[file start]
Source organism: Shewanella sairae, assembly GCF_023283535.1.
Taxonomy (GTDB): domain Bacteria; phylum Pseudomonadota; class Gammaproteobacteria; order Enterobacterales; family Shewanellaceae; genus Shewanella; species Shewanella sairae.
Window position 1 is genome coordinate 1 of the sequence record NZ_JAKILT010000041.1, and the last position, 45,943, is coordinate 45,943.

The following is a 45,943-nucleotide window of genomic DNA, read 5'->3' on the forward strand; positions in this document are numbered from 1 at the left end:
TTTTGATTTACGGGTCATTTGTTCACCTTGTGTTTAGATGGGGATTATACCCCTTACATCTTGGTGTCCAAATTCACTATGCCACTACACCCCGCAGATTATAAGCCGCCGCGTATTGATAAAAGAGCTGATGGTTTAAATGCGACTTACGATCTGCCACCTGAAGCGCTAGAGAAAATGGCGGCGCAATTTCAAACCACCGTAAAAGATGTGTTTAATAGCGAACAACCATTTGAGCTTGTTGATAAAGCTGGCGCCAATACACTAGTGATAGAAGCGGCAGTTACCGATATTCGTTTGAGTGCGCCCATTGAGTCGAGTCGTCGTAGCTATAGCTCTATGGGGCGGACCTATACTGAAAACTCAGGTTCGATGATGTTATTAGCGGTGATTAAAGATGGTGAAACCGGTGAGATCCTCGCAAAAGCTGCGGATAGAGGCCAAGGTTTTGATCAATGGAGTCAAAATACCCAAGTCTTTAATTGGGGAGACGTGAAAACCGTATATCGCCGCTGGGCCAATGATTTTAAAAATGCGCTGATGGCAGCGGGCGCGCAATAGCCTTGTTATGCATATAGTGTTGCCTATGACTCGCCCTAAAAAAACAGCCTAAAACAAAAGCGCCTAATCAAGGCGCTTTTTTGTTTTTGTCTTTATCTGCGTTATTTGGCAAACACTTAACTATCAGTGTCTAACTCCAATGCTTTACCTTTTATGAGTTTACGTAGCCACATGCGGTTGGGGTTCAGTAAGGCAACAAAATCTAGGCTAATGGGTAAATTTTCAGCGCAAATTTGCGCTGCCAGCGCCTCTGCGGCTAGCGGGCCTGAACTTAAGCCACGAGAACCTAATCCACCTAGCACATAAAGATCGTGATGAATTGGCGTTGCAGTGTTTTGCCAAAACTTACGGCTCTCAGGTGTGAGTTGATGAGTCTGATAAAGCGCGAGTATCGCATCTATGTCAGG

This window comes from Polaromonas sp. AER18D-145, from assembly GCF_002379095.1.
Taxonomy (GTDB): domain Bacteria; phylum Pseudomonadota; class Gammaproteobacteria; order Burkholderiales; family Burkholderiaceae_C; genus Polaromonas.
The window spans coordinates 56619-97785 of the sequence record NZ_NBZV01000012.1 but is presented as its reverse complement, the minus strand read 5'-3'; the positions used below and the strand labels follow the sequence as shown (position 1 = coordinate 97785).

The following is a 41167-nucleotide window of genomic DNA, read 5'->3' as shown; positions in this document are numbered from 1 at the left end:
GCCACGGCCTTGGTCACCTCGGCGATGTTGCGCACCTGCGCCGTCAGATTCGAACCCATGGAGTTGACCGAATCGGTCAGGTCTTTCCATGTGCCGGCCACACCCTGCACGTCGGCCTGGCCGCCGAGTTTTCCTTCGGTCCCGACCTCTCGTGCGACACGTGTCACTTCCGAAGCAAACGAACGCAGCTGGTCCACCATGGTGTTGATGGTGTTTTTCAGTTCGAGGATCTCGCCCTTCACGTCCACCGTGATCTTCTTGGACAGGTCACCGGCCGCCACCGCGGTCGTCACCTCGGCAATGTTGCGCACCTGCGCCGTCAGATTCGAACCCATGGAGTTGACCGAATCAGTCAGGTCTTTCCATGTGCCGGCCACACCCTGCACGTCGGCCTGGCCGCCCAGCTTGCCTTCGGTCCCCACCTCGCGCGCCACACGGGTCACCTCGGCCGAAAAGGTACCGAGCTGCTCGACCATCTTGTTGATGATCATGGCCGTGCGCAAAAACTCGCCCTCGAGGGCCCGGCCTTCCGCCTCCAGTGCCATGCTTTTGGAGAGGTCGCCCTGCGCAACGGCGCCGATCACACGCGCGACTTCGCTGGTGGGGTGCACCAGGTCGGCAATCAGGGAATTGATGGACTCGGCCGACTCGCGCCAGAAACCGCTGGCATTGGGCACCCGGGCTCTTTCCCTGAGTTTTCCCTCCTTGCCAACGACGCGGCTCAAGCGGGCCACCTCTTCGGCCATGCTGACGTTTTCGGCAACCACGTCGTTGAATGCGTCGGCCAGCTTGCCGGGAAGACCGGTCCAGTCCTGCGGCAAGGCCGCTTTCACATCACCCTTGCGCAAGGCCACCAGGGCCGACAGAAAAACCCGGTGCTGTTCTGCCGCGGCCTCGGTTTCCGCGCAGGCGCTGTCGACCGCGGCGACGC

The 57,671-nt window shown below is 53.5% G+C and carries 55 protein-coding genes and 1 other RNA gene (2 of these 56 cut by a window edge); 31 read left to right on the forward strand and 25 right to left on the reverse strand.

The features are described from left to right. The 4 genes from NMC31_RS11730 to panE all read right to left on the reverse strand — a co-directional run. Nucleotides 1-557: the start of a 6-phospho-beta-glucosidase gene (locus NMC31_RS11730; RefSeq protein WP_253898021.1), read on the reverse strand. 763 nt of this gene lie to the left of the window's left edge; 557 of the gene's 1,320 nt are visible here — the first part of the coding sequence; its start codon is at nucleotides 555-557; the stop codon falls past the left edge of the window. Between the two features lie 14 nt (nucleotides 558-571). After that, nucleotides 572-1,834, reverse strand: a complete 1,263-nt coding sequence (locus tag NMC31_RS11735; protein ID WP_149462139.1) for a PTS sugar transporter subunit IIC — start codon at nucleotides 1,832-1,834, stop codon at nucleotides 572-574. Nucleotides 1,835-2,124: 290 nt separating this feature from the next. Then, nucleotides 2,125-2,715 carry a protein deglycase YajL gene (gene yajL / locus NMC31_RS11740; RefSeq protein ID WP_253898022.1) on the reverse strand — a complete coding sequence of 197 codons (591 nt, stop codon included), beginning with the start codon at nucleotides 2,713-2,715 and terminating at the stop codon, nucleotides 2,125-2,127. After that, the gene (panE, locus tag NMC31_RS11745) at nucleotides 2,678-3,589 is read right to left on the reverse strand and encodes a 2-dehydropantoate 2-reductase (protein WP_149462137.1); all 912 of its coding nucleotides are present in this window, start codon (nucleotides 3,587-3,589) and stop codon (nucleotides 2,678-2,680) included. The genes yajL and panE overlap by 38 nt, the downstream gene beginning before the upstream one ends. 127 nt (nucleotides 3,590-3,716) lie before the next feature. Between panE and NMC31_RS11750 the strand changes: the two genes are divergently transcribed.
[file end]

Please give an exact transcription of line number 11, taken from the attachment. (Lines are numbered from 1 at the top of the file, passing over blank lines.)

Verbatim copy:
The 57,671-nt window shown below is 53.5% G+C and carries 55 protein-coding genes and 1 other RNA gene (2 of these 56 cut by a window edge); 31 read left to right on the forward strand and 25 right to left on the reverse strand.